There were no flag outfits, but Michael Kors' show for New York Fashion Week was very much a patriotic tribute as he saluted American fashion with a collection that ran from nautical chic to classic glamour-girl gowns to whimsical polka-dot designs.
Taking place Wednesday, the last official day of fashion week, the show fell on one of the most solemn days in New York — the anniversary of the 9/11 attacks. While the terrorist attack was not referenced, the show radiated not only American pride but themes of love and peace, from a sweater worn by a model that had the word "HATE" crossed out with a red line to the music of the Young People's Chorus of New York City, who serenaded the crowd with songs including Don McLean's "American Pie" to Woody Guthrie's "This Land is Your Land" to the O'Jays "Love Train."
Kors told The Associated Press that the collection was inspired by many different threads of the American experience, from the recently reimagined Broadway musical "Oklahoma" to his immigrant ancestors.
He was, of course, also inspired by American fashion.
"It's looking at sportswear which, hey, we invented it. America is not the land of the ball gown. And the world dresses in sportswear. It's looking at all of that sportswear, which is finding this wonderful balance of power and glamour," he said.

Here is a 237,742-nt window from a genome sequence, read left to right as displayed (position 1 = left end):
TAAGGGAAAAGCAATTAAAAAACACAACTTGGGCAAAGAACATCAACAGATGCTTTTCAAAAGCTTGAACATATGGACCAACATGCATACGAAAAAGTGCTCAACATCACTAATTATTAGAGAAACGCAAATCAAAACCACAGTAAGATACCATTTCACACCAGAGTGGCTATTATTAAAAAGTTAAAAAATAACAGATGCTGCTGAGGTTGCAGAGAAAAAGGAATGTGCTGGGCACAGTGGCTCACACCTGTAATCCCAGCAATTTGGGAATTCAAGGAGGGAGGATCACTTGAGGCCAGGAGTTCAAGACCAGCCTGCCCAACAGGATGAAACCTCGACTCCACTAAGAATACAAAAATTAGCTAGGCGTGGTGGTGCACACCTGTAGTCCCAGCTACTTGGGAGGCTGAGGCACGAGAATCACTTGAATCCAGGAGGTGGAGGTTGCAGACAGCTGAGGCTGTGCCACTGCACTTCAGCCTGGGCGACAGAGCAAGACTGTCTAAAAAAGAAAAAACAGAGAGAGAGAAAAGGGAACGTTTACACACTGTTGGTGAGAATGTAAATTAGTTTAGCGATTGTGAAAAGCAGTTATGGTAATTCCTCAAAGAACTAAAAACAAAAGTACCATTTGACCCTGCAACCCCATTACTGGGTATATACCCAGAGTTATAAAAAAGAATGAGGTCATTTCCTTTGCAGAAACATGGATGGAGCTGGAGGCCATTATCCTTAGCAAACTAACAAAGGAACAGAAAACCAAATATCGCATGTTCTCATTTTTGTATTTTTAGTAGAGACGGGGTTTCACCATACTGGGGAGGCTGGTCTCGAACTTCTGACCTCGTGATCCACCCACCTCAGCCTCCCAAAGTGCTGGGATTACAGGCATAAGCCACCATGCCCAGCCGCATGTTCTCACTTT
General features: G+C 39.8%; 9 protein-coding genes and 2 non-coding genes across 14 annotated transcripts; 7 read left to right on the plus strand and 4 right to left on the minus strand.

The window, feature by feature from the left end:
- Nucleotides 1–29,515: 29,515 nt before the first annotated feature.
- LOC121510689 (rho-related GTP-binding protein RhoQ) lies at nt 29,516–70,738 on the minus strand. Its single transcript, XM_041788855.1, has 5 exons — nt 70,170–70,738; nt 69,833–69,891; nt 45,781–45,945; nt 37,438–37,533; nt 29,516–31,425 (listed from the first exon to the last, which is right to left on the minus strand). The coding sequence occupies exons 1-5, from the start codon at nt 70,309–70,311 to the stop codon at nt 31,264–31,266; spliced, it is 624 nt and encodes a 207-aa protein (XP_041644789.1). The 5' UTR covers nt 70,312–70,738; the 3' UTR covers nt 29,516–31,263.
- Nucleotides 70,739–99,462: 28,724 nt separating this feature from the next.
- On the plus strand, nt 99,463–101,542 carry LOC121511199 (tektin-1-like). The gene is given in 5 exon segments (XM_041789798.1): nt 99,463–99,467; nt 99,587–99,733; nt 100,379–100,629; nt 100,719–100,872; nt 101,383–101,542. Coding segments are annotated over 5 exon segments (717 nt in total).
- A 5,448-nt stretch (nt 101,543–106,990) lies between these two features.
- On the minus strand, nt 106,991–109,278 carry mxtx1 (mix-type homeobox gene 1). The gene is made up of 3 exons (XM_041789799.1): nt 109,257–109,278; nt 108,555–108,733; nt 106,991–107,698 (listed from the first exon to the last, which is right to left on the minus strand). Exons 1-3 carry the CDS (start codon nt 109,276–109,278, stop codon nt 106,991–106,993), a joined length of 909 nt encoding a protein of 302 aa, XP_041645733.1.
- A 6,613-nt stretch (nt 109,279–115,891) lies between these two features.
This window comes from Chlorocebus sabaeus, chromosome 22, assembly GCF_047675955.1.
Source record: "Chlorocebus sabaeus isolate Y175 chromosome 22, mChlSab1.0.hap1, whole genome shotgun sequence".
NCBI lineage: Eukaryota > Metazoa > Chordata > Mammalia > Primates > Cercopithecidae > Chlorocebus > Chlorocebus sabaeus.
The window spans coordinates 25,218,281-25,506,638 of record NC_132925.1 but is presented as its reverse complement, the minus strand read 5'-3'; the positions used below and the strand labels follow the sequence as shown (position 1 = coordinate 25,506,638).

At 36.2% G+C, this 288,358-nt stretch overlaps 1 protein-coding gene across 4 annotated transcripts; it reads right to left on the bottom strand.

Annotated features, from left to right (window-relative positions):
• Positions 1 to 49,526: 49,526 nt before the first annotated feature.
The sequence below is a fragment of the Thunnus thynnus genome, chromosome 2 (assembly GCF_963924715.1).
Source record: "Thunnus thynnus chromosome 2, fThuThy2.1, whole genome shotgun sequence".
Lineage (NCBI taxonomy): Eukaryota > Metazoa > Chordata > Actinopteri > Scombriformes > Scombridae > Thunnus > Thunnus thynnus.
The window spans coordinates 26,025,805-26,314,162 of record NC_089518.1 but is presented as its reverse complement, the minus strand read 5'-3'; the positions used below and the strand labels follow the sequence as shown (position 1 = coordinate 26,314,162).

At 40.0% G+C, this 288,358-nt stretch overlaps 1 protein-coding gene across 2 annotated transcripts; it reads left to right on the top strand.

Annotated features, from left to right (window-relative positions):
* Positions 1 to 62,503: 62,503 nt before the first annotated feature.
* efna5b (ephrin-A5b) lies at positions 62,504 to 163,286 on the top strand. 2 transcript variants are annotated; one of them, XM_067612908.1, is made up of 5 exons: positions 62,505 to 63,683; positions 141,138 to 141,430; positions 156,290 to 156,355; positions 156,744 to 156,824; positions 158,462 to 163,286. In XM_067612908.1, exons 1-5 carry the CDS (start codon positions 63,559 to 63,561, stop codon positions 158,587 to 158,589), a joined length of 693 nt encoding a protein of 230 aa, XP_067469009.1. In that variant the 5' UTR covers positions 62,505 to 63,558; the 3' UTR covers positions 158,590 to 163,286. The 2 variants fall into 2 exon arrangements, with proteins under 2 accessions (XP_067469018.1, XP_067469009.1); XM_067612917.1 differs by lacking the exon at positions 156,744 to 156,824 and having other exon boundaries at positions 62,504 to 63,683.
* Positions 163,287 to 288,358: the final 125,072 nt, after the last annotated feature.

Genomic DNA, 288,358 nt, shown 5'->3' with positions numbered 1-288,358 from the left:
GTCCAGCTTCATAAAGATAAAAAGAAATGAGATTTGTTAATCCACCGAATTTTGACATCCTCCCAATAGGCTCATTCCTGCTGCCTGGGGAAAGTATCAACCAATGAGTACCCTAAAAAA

To that end, the show was a mix of casual, sporty outfits to sparkly dresses that harkened back to the Rita Hayworth era of silver screen glamour.
Gigi Hadid wore a fitted black gown with silver studs, poufy long sleeves that had extra draping at both hips; another model wore a blue double-breasted, gold-buttoned blazer with exaggerated, billowing shoulders. There was a one-piece bathing suit dotted by tiny metallic anchors; a belted-black romper suit with gold trim, worn by Bella Hadid; and a whimsical red-and-white checkered outfit that included a blazer, shorts and a bra top paired with chunky white sandals.
Actresses Nicole Kidman, Kate Hudson and Yalitza Aparicio were among the stars who turned out for Kors' show on the banks of Brooklyn in a converted greenhouse that kept its topiary feel with a plethora of trees that decorated the cavernous space.